When I was in college, a long time ago, I had to take a statistics class. I can't recall much from that class (other than I remember barely going, and sitting in the back when I did). But I did learn the difference between mean, mode, and median. Turns out, when it comes to increasing your average order value in eCommerce, that's helpful.
When it comes to metrics, your average order value (AOV) is one of the most important ones to track. And if you've never thought about it, you've definitely experienced it.
Ever had someone offer you fries for your order? They were boosting their average order value.
Every stood in line to check out at a Best Buy and noticed all those little extras you could put into your real, physical cart? They were increasing their average order value.
So you've experienced it. Now it's time to embrace it for your own online store.
What is your Average Order Value (AOV)?
When it comes to increasing your average order value, we should probably start with a definition. I'd tell you it's exactly what it sounds like, but I don't find that it's helpful because of those terms I threw out already (mean, mode, median).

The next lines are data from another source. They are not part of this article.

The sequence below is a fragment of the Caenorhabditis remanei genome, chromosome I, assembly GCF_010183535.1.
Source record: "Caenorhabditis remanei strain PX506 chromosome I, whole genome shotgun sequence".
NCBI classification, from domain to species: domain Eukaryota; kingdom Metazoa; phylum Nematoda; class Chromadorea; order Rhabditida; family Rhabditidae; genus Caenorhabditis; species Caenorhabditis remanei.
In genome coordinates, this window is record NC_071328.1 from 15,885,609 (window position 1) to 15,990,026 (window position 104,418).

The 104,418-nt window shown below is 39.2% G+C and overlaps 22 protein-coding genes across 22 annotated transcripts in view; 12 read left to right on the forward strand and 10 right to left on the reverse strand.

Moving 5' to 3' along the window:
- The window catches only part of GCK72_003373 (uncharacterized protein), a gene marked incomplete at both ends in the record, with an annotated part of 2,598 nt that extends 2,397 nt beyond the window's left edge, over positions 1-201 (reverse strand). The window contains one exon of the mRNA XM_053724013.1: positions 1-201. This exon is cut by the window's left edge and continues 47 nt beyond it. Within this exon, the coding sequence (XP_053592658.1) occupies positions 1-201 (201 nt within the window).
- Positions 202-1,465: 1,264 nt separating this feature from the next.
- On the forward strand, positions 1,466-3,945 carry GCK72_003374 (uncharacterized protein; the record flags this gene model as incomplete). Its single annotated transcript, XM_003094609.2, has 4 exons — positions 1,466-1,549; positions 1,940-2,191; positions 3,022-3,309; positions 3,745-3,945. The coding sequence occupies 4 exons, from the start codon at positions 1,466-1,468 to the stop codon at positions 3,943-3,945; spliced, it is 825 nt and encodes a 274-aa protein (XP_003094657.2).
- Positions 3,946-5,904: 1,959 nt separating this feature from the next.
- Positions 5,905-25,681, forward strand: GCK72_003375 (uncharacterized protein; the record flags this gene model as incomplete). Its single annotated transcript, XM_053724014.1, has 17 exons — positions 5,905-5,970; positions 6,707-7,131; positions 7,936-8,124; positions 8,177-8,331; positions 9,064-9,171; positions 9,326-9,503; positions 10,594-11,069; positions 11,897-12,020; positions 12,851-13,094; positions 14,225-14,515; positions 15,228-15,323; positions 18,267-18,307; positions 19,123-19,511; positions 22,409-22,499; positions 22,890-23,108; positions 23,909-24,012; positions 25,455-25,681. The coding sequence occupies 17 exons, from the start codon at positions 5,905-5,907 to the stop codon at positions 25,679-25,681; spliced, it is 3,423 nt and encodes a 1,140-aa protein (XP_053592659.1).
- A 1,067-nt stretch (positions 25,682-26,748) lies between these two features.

You could take your total revenue and divide it by your total number of orders and you would get your AOV. Technically it would be accurate.
But I don't think it would be helpful. So how do you calculate your AOV? Here's my recommendation.
How do you calculate your AOV?
Let's break out what those three terms mean.
- Mean: this is the actual average.
- Median: this is the middle value of all the orders.
- Mode: this is the most frequent value.
So when we talk about AOV, I'm suggesting you look at all of them, but really focus on the mode.
Take the list of orders in any period and find the most frequent value. That's the one we'll use as a baseline for our AOV.